Death Comes for the Archbishop
My first post of the New Year is of a book I began last year, in December. Most normal people would have been done with it in a week, but I took so long because of the craziness of December and my sickness. Come the peacefulness after the storm, and I was able to finish this tranquil, little book.
Willa Cather is an artist who paints with words and descriptions. Her writing process is quiet, sedate, and mounting. The last book I read by her, The Song of the Lark, reminded me of a slow cooker. Now this one, Death Comes for the Archbishop, could also be a crock-pot.
Slowly, patiently, and pleasantly Cather tells the story of a life (or lives) in progress; and the end result - the end of that life - provides a complete story. I have read that this story demonstrates that people leave legacies, memorials of their lives; everyone can leave a legacy depending on how he lives.
So . . .
How are you living your life?
If you decide to read Death Comes for the Archbishop, do not expect a nail-biting plot; conflicts and climax are minimal. Overall, the story is an even-flowing little spring or brook, bubbling its way through the years of two friends, French Catholic missionaries (a bishop and priest), sent to build up a diocese for the Indian and Mexican populations of the New Mexico Territory, around the time of pre/post Civil War.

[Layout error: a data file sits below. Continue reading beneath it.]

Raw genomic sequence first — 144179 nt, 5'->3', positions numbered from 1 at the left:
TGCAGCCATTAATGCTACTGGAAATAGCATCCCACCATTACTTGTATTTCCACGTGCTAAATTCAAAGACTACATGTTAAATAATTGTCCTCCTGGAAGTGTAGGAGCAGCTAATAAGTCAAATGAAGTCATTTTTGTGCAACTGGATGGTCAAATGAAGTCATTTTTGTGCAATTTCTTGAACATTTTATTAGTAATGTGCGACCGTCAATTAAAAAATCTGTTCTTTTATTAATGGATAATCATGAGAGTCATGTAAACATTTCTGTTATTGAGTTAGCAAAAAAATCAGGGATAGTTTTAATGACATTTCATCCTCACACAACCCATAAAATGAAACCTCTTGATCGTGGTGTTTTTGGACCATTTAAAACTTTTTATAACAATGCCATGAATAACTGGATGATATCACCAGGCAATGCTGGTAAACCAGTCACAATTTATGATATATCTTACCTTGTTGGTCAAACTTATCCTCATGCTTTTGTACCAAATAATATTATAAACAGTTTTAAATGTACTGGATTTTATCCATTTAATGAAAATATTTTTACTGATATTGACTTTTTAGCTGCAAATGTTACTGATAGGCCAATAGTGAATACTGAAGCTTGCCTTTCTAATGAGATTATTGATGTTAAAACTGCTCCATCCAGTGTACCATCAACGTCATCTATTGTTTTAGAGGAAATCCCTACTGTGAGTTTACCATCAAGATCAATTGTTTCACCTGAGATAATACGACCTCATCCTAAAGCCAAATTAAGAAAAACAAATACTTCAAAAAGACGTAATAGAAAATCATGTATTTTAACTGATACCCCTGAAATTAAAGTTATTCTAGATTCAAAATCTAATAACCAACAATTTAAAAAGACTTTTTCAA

The bishop and priest work together to navigate and survive the harsh New Mexico terrain and environment, language and cultural obstacles, racism and violence, Native American spiritualism, and the immorality of stubborn Mexican priests.
However, what truly is exposed is the dedication of both men to their lifework, their life dream. They have risked and sacrificed their lives to accomplish their goals, and they did it patiently. Furthermore, they were committed to live this way from a young age.
Yet, even more special is the story behind the story. Apparently, Cather wrote this based on the real lives of the first Bishop of New Mexico and a missionary priest from France. She wanted to narrate their stories, so often untold or forgotten, like the abandoned missionary churches of the old frontier. Additionally, she applied her own personal knowledge and experience within the story.
As a human being, I had the pleasure of paying an old debt of gratitude to the valiant men whose life and work had given me hours of pleasant reflection in far-away places where certain unavoidable accidents and physical discomforts gave me a feeling of close kinship with them.You could say this was a very personal work for Cather. And if nothing else, you may admire the beautiful story of a landscape and its people, like you would an old photograph or painting of a time that once existed long ago.